We want to be inspired by an idea that develops in the kind of place where you’d never normally expect to encounter a cultural experience. So, however compelling or original your proposal might be, we’re not looking for it to be realised in a museum, a gallery or a sculpture park. Nor on the stages of the concert hall, the opera house or the theatre. There’s already plenty of great art at those addresses. Otherwise we’re genuinely open to anything – anyway, anyhow, anywhere – whether conceived in relation to a physical location somewhere in the UK or for the online environment where we seem to spend increasing amounts of time… or indeed in the merging of a variety of different platforms and places. And we’re particularly delighted at this new partnership with Radio 4 which opens up the landscape even wider.
Above all else, we want to be surprised by an unstoppable proposition, as Jeremy Deller said recently, “ that makes us sweat a little,” and makes our hearts beat faster.
Now for a reality check after the rhetoric. Though we really want to be as unproscriptive as possible, there have to be some guidelines and even a few rules.
The first stage of the Open process involves you sharing an idea with us through an on-line submission. You’ll need to summarise the idea succinctly and follow it up with a persuasive and specific narrative, and if you wish a few images, clips or sounds which help us imagine what you have in mind. Please don’t be general, too wordy or obtuse. You don’t need to convince us of your brilliance at budgeting, because we may not believe you.
The closing date for Artangel to receive proposals this year is April 29.
Then there will be a period of intensive work until we come up with a cluster of ideas we’d like to explore further. Probably anything between ten and twenty artists (or collaborative groups) will be invited to share their ideas in person with the Open Panel – comprising two artists whose ideas were taken forward from the last Open, Clio Barnard and Roger Hiorns, Tony Phillips, Commissioning Editor for the Arts on BBC Radio 4, and James Lingwood and Michael Morris.
Before meeting the Open Panel, there will then be an opportunity to share a bit of quality time in May with someone whose work or ideas you find inspiring, and whom you think could be a helpful sounding board for you. We’re asking you to think about this when you make you proposal, to nominate someone you want to talk with.
At the end of this process, the first commissions will be announced in June.
Our best guess is that we will move forward with between three and five proposals, and you should be aware that, so long as we don’t commit our full £1m fund this year, there should be another Open opportunity in 2014. This marks the end of one phase and the beginning of another.
The next phase is one of collaboration
Collaboration has long been a byword at Artangel. Not just the dialogue between artist and place and producer and public, but also the communication and trust that we try to develop within the different teams that support and help make each artist’s singular vision find form in the right place at the right time.
Open is in many ways simply a means to an end – a different and more democratic way of identifying artists with whom we can collaborate. And once selected, those artists will be encouraged to work with us in the usual fluid, open-ended way on the development, production and realisation of their ideas.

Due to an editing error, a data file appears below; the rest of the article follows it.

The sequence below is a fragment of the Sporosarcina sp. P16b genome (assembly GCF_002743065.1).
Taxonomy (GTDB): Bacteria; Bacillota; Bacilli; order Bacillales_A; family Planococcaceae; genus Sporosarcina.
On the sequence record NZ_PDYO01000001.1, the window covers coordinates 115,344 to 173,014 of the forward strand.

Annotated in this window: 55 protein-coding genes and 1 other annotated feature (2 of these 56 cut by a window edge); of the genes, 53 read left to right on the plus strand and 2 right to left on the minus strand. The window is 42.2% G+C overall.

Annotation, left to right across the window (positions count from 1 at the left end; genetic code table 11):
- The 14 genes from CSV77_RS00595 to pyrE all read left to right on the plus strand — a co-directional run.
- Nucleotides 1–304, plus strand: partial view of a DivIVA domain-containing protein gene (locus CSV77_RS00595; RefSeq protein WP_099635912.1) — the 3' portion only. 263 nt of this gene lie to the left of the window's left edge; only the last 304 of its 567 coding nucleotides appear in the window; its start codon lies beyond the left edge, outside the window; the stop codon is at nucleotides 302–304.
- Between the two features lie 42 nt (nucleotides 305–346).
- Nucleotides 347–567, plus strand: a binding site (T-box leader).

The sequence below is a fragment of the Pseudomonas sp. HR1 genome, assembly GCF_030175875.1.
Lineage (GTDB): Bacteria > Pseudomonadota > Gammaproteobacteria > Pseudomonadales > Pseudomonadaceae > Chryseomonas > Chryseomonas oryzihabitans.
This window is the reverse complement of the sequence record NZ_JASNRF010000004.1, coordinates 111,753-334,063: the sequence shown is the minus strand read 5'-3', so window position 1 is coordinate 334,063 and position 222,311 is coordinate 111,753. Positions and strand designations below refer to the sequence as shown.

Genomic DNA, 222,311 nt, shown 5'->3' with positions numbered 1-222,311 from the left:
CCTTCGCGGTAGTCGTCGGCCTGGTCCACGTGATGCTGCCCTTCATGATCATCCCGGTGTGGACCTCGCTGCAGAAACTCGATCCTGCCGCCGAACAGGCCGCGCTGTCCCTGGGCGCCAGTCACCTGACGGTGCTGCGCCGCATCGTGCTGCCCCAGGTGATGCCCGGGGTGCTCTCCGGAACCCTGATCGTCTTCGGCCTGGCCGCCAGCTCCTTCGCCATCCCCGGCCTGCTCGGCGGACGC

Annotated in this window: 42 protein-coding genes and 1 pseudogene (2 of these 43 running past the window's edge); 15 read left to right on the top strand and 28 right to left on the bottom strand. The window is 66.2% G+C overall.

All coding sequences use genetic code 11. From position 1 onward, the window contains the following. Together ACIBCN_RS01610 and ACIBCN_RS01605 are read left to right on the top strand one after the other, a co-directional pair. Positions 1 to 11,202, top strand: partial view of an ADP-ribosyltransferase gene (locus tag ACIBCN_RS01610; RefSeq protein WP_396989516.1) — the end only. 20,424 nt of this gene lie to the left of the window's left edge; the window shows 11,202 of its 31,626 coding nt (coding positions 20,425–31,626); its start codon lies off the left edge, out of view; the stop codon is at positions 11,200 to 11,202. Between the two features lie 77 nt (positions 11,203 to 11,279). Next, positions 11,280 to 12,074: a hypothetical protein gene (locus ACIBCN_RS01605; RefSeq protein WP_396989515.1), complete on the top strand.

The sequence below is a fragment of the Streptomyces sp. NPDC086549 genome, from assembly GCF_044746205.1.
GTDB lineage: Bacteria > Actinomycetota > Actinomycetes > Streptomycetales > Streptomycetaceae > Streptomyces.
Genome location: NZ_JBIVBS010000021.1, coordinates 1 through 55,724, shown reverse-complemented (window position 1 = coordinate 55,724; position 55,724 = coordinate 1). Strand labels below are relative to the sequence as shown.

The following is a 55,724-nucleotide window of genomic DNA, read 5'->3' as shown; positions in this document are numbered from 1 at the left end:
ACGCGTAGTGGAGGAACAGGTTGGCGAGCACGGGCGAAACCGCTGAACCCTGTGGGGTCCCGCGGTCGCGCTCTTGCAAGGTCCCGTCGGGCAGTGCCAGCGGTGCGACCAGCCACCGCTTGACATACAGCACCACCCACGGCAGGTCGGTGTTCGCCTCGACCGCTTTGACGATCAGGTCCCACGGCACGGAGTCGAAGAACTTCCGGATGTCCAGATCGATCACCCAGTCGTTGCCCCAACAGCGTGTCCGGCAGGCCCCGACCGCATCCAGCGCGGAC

Artangel’s team-building operation differs every time we set out on a new journey with a different artist. No two requirements are ever the same because one undertaking rarely has anything in common with another. The seam that runs through all of our work is the collaborative process. And one of the most important qualities we look for in an artist is her or his capacity to embrace the opportunity that dedicated teamwork can offer to ensure that everyone involved is working beyond their own expectations of what is possible.
The twelve Open Platforms:
With: James Lingwood, Michael Morris, Jeremy Deller and Roger Hiorns
Discussion moderated by Will Gompertz
Date: 28 January 2013
Venue: Conway Hall, 25 Red Lion Square, London WC1R 4RL
With: James Lingwood and Seb Emina
Date: 29 January 2013
Host: Whitworth Art Gallery
Venue address: Whitworth Art Gallery
With: James Lingwood, Michael Landy and Seb Emina
Date: 30 January 2013
Host: Liverpool Biennial
Venue: Camp and Furnace
With: James Lingwood, Roger Hiorns and Rob Bowman
Date: 31 January 2013
Host: Leeds City Art Gallery
Venue: Henry Moore Auditorium at Leeds City Art Gallery
With: Michael Morris, Clio Barnard and Rob Bowman
Date: 2 February 2013
Host: Aldeburgh Music
Venue: Snape Maltings Concert Hall
With: Michael Morris, Jem Finer and Seb Emina
Date: 4 February 2013
Host: National Theatre Wales
Venue: National Theatre Wales Warehouse
With: Michael Morris, Alan Kane and Seb Emina
Date: 5 February 2013
Host: Bristol Old Vic
Venue: Bristol Old Vic
With: James Lingwood, Rachel Anderson and Richard Wentworth
Date: 11 February 2013
Host: Nottingham Contemporary
Venue: Weekday Cross
With: James Lingwood, Roger Hiorns and Rob Bowman
Date: 12 February 2013
Host: Ikon Gallery
Venue: 1 Oozells Street Brindleyplace
With: James Lingwood, Alan Kane and Rob Bowman
Date: 13 February 2013
Host: Baltic, NewcastleGateshead
Venue address: Riverside Terrace at Baltic
With: Michael Morris, Rachel Anderson and Mark Storor
Date: 19 February 2013
Host: The Mac
Venue: 10 Exchange Street West
With: Michael Morris, Ruth Ewan and Rachel Anderson
Date: 26 February 2013
Host: The Common Guild
Venue: The Goethe Institute